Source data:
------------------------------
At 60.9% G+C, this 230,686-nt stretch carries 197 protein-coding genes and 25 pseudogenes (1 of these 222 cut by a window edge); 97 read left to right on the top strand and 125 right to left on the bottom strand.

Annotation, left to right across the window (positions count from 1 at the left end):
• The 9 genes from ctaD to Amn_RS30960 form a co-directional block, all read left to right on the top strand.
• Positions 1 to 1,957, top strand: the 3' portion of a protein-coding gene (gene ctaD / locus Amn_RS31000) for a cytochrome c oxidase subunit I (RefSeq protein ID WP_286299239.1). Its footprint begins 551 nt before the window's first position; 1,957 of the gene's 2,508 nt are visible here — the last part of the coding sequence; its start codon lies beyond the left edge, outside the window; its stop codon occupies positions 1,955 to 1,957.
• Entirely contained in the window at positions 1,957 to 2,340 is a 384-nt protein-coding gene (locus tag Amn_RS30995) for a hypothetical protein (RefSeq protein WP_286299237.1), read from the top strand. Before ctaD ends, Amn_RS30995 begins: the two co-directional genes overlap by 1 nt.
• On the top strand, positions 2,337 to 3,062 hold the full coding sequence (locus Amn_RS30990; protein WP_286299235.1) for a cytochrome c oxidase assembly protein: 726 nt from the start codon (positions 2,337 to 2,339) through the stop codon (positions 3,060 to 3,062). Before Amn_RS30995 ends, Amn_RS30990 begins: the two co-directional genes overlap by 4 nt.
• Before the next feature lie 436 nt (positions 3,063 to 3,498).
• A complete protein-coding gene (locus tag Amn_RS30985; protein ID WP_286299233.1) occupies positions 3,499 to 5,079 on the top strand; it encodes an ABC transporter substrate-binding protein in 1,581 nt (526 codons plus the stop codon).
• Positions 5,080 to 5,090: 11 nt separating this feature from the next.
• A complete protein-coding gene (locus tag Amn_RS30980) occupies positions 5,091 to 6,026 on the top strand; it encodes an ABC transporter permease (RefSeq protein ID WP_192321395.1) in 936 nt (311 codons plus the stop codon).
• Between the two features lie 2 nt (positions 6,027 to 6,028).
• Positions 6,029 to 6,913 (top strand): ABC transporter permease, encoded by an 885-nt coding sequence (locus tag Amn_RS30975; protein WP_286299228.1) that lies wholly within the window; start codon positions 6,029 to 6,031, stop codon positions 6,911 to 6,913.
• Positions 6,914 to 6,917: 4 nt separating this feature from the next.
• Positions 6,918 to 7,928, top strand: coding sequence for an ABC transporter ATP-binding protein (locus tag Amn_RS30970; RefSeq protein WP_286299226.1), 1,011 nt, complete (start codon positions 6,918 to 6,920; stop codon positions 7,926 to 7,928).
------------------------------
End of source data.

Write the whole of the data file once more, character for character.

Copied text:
At 60.9% G+C, this 230,686-nt stretch carries 197 protein-coding genes and 25 pseudogenes (1 of these 222 cut by a window edge); 97 read left to right on the top strand and 125 right to left on the bottom strand.

Annotation, left to right across the window (positions count from 1 at the left end):
• The 9 genes from ctaD to Amn_RS30960 form a co-directional block, all read left to right on the top strand.
• Positions 1 to 1,957, top strand: the 3' portion of a protein-coding gene (gene ctaD / locus Amn_RS31000) for a cytochrome c oxidase subunit I (RefSeq protein ID WP_286299239.1). Its footprint begins 551 nt before the window's first position; 1,957 of the gene's 2,508 nt are visible here — the last part of the coding sequence; its start codon lies beyond the left edge, outside the window; its stop codon occupies positions 1,955 to 1,957.
• Entirely contained in the window at positions 1,957 to 2,340 is a 384-nt protein-coding gene (locus tag Amn_RS30995) for a hypothetical protein (RefSeq protein WP_286299237.1), read from the top strand. Before ctaD ends, Amn_RS30995 begins: the two co-directional genes overlap by 1 nt.
• On the top strand, positions 2,337 to 3,062 hold the full coding sequence (locus Amn_RS30990; protein WP_286299235.1) for a cytochrome c oxidase assembly protein: 726 nt from the start codon (positions 2,337 to 2,339) through the stop codon (positions 3,060 to 3,062). Before Amn_RS30995 ends, Amn_RS30990 begins: the two co-directional genes overlap by 4 nt.
• Before the next feature lie 436 nt (positions 3,063 to 3,498).
• A complete protein-coding gene (locus tag Amn_RS30985; protein ID WP_286299233.1) occupies positions 3,499 to 5,079 on the top strand; it encodes an ABC transporter substrate-binding protein in 1,581 nt (526 codons plus the stop codon).
• Positions 5,080 to 5,090: 11 nt separating this feature from the next.
• A complete protein-coding gene (locus tag Amn_RS30980) occupies positions 5,091 to 6,026 on the top strand; it encodes an ABC transporter permease (RefSeq protein ID WP_192321395.1) in 936 nt (311 codons plus the stop codon).
• Between the two features lie 2 nt (positions 6,027 to 6,028).
• Positions 6,029 to 6,913 (top strand): ABC transporter permease, encoded by an 885-nt coding sequence (locus tag Amn_RS30975; protein WP_286299228.1) that lies wholly within the window; start codon positions 6,029 to 6,031, stop codon positions 6,911 to 6,913.
• Positions 6,914 to 6,917: 4 nt separating this feature from the next.
• Positions 6,918 to 7,928, top strand: coding sequence for an ABC transporter ATP-binding protein (locus tag Amn_RS30970; RefSeq protein WP_286299226.1), 1,011 nt, complete (start codon positions 6,918 to 6,920; stop codon positions 7,926 to 7,928).